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Jean herself acknowledged that her first inclinations towards Communism derived partly from reading Dickens’s novels. Mainly it was the author’s sensitive pointing out of the “gap between wealth and poverty (which) was most painfully described”. She also recalls reading of the effects that literature denouncing tyranny and advocating equality and respect had on the political development of comrades such as Chris Hani, the first General Secretary of the South African Communist Party after the end of apartheid, who was so savagely and tragically struck quickly down by an assassin.
She joined the Communist Party since, as she put, “it seemed to be the most effective form of protest at that time but we protested against Government policy, we gave out pamphlets and leaflets illegally of course, we put up illegal slogans …”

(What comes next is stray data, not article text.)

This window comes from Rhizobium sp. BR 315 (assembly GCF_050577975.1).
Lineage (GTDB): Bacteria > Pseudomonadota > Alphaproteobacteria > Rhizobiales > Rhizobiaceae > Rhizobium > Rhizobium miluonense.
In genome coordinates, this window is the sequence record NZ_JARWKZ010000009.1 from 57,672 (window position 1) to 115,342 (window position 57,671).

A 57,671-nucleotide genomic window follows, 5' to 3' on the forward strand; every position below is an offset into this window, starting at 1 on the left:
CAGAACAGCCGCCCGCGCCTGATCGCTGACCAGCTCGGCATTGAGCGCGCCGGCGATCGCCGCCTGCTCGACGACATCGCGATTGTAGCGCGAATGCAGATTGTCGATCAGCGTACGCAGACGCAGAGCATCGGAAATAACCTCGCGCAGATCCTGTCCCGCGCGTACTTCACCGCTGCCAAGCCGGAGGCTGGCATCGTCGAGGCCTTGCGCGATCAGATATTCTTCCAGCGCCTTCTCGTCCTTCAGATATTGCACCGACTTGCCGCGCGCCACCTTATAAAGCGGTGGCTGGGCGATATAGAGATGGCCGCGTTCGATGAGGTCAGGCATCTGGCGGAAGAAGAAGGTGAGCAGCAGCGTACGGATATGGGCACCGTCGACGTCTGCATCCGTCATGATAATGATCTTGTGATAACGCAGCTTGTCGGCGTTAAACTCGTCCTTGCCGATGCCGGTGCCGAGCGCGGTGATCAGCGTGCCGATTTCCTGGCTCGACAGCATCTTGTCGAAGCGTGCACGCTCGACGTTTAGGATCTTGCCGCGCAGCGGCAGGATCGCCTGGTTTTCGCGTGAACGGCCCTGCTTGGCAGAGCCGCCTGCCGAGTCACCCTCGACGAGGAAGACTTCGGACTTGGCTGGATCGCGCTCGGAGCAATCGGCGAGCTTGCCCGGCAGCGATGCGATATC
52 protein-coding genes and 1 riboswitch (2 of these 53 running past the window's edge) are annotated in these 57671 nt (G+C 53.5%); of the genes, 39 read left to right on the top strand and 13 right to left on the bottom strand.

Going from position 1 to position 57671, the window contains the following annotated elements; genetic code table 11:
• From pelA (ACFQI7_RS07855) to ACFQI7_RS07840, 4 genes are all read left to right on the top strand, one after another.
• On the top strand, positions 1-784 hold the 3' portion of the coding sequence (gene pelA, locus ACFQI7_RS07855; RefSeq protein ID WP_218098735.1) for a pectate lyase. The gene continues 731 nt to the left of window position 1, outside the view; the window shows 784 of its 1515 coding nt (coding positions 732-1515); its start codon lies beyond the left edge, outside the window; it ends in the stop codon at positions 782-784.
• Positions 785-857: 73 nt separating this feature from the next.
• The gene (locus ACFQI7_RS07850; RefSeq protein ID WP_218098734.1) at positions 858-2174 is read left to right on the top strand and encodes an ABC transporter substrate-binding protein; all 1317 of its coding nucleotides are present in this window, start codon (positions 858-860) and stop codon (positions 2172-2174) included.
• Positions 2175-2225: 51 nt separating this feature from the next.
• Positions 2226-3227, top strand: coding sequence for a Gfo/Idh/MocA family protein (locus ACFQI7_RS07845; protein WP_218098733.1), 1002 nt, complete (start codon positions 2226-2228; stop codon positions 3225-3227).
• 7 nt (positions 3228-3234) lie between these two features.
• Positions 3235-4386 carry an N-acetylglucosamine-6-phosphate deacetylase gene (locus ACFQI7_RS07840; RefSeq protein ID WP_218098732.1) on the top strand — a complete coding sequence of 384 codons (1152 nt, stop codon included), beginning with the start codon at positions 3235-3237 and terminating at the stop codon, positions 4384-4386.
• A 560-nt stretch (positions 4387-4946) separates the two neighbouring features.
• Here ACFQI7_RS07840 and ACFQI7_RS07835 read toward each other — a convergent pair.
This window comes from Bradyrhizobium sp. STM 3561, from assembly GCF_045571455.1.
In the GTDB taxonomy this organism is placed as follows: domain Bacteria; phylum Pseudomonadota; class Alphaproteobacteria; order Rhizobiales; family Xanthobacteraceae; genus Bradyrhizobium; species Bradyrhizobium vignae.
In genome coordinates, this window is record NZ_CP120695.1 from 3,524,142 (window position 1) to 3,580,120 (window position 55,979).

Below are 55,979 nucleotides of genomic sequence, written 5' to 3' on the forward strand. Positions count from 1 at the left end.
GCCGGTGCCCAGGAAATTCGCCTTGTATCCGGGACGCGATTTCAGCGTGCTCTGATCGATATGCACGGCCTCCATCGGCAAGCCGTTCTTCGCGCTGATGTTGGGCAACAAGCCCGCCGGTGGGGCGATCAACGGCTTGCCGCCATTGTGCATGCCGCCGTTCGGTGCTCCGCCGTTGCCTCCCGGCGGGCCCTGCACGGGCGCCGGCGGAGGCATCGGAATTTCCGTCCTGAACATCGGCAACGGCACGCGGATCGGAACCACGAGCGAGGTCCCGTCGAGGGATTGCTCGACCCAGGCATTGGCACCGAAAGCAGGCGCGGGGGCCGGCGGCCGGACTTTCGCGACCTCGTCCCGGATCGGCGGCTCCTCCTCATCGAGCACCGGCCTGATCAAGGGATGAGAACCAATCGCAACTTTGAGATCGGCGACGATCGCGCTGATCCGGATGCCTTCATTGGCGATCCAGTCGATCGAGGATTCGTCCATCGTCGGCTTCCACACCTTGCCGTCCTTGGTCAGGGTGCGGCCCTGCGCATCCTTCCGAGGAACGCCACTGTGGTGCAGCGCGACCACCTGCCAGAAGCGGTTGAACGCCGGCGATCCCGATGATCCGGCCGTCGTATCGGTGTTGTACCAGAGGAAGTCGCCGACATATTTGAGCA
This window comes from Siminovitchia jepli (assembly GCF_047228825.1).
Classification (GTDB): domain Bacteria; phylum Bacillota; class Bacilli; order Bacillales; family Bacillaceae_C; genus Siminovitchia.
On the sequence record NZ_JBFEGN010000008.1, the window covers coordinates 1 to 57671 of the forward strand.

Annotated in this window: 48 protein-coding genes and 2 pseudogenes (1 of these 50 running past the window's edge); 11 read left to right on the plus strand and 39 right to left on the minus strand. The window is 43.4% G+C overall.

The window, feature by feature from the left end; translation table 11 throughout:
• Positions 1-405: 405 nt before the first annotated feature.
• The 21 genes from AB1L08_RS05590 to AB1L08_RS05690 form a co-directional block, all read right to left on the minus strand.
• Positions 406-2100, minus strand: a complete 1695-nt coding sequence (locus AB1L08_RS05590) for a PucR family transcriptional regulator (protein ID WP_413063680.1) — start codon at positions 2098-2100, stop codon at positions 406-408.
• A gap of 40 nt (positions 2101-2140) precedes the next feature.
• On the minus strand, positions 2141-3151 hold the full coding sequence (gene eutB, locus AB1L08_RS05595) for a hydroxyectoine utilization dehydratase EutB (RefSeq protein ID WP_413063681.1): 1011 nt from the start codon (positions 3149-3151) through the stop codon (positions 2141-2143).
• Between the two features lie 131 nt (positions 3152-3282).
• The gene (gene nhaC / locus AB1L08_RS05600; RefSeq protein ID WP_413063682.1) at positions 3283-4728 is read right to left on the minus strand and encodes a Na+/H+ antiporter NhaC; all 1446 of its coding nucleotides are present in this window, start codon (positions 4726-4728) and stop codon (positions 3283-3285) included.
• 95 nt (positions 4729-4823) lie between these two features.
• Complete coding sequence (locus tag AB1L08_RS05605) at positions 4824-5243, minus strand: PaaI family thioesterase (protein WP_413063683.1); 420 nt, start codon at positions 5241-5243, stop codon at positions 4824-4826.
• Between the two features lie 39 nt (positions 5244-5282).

A fellow COD member took her on as a teacher at his private college after she lost her job whe
In July 1964, three weeks after Nelson Mandela a
As the police hammered o
She was prosecuted with fourteen others including Bram Fischer, the cla
She was a year in detention, mostly solitary, and three years in a string of prisons, including the notorious jail in Barberton; a story subsequently recounted in her book "Convictions: A Woman Political Prisoner Remembers" (1998).
She was then a
A copy of Otto Kuusinen’s `Fundamentals of Marxism-Leninism’, found inside a brown paper cover and labelled `Fundamentals of English Syntax’, was used as evidence in Jean Middleton’s trial to show that political prisoners were cunning and dangerous. But much of the evide
Jean was held i
She moved to
From 1985 to 1991 Middleton worked full-time for the ANC’s Department of Information and Publicity (DIP) on Sechaba magazine. and eventually went to work for Sechaba, the African National Congress's journal. In the end, she felt she'd done more for the struggle in exile than at home, where she returned in 1991 to edit the Communist paper Umsebe
Jean Middleton gave evidence to the 1997 Truth and Reconciliation Commission regarding her imprisonment.
Suffering from emphysema, he retur
Sources: Archie Dick “Censorship and the reading practices of political prisoners in South Africa, 1960-1990”
J Middleton, J. (1998) `Convictions: a woman political prisoner remembers’, Randburg: Ravan Press;
Innovation, No.35, December 2007
Guardian 3rd January 2011